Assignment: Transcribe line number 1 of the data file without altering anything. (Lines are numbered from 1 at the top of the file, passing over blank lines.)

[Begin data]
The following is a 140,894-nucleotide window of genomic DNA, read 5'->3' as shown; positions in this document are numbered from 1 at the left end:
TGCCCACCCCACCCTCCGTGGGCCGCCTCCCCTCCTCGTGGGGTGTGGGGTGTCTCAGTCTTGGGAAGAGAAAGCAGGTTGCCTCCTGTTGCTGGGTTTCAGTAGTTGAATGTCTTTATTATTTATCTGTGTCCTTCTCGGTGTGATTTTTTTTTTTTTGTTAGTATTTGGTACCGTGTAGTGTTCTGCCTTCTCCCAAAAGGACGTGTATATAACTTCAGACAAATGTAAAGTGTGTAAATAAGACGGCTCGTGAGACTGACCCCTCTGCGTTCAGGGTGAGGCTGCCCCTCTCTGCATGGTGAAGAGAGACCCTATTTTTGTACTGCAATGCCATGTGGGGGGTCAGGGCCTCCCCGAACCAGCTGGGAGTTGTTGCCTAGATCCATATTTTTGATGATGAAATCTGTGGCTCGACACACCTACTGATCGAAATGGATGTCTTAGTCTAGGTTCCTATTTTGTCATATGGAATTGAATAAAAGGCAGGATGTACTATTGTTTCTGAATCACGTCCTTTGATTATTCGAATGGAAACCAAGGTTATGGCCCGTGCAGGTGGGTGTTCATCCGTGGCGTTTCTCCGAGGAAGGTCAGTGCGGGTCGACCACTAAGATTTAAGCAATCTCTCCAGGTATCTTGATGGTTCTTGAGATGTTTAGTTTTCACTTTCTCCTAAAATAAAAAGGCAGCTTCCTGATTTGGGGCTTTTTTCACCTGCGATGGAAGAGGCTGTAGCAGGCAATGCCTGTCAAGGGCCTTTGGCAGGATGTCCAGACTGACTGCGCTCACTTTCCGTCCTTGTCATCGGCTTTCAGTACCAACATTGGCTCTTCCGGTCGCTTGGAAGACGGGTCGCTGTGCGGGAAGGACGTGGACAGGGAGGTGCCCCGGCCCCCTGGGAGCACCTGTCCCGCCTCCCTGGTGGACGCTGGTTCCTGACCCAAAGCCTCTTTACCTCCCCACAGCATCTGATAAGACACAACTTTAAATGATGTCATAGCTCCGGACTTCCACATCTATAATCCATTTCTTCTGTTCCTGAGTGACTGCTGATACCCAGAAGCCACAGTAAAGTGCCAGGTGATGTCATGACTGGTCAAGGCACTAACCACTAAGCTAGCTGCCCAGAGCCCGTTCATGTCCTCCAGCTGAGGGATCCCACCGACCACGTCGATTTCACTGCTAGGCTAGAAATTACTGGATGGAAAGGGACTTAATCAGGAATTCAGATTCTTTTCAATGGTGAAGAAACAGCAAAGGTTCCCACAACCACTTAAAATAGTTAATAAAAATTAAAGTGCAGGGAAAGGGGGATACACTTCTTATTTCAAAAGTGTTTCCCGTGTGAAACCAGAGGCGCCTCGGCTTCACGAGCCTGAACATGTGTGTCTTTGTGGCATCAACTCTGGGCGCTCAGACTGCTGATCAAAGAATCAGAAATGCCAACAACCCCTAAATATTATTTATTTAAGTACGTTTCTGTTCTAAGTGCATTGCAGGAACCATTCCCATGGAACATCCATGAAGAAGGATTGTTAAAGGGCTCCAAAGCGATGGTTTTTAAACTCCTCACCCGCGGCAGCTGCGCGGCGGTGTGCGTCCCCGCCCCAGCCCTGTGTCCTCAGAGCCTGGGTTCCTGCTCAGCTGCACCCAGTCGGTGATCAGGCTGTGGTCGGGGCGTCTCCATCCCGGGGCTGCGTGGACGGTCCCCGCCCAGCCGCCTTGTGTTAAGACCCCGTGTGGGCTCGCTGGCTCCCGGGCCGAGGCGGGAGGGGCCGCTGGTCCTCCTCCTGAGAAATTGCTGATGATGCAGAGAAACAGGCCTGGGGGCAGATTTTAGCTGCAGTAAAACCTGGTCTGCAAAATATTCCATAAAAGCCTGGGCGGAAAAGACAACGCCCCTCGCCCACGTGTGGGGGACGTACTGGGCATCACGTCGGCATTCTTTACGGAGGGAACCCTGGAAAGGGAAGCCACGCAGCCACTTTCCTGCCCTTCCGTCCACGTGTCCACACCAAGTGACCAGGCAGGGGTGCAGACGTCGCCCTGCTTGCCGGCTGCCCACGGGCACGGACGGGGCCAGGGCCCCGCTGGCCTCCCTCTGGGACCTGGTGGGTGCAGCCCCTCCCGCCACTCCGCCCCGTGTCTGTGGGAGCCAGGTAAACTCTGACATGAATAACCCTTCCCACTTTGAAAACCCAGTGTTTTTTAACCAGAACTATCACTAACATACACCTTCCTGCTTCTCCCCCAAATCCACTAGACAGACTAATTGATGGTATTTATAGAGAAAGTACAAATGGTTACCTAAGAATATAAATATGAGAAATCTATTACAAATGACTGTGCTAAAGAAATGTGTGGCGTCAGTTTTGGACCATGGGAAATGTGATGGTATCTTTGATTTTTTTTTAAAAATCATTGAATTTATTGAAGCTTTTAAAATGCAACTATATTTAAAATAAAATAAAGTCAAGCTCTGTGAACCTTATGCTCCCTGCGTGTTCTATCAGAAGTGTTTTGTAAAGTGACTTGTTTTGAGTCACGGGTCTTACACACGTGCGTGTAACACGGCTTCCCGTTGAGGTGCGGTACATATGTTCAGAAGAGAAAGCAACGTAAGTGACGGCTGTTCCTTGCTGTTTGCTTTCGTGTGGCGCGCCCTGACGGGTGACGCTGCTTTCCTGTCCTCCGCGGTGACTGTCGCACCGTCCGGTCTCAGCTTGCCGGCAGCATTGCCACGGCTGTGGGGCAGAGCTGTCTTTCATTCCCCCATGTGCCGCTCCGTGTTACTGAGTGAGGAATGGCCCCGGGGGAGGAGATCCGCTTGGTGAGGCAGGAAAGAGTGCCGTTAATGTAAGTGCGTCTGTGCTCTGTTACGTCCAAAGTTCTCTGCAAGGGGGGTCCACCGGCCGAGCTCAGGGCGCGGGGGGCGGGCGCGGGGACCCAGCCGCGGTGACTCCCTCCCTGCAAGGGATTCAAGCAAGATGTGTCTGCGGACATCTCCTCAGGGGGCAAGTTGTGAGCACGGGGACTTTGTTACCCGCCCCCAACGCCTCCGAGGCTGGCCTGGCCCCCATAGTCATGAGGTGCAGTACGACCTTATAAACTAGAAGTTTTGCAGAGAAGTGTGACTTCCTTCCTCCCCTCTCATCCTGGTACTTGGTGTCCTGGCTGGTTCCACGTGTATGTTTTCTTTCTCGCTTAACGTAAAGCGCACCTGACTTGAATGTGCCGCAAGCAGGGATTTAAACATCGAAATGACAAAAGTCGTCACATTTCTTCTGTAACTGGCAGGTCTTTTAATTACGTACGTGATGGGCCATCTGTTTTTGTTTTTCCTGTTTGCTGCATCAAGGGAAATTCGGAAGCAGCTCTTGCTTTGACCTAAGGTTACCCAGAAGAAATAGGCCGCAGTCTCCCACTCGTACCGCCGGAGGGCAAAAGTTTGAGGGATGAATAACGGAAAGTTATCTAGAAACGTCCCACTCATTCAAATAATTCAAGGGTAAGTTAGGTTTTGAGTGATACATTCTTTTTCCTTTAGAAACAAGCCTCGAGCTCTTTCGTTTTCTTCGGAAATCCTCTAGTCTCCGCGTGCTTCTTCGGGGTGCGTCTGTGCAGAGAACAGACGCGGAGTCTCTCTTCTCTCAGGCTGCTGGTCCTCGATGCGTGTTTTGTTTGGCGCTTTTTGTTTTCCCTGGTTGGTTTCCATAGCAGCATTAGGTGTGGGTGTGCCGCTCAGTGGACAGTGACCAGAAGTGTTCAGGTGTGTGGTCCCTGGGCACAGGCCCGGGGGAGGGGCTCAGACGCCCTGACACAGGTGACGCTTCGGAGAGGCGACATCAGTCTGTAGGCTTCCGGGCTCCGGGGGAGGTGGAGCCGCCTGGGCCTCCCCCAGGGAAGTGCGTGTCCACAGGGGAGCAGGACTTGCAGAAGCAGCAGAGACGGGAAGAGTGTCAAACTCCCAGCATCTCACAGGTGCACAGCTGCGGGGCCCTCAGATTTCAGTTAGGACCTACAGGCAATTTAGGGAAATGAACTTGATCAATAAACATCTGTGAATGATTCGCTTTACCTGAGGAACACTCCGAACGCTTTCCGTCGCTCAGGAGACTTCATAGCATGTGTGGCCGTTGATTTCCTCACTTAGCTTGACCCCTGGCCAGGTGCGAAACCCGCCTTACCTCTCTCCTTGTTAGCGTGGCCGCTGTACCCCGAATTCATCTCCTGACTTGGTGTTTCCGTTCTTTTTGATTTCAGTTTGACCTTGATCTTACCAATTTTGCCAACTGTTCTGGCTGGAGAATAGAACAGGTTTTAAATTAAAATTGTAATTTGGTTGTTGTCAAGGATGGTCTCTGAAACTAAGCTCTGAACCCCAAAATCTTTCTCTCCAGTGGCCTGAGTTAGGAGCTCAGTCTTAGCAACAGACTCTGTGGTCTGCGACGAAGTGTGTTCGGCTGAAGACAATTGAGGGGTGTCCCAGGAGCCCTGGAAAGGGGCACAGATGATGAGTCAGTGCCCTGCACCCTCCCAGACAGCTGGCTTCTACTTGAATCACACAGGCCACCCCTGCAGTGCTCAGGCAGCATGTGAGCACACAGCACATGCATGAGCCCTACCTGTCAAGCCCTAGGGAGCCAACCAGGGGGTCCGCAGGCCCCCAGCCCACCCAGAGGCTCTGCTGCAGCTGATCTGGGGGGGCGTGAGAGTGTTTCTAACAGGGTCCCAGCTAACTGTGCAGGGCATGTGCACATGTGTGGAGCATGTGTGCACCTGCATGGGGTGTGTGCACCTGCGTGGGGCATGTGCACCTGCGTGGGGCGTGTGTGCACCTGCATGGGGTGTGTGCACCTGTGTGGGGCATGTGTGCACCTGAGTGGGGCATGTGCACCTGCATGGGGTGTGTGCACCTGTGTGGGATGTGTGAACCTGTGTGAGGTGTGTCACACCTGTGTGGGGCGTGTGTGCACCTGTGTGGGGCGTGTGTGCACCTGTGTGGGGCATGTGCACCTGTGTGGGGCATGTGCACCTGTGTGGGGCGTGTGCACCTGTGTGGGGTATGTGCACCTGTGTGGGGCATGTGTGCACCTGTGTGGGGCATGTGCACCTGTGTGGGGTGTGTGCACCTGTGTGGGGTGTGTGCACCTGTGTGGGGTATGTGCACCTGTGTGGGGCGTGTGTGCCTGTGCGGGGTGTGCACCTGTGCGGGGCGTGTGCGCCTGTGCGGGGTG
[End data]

The following is a 140,894-nucleotide window of genomic DNA, read 5'->3' as shown; positions in this document are numbered from 1 at the left end: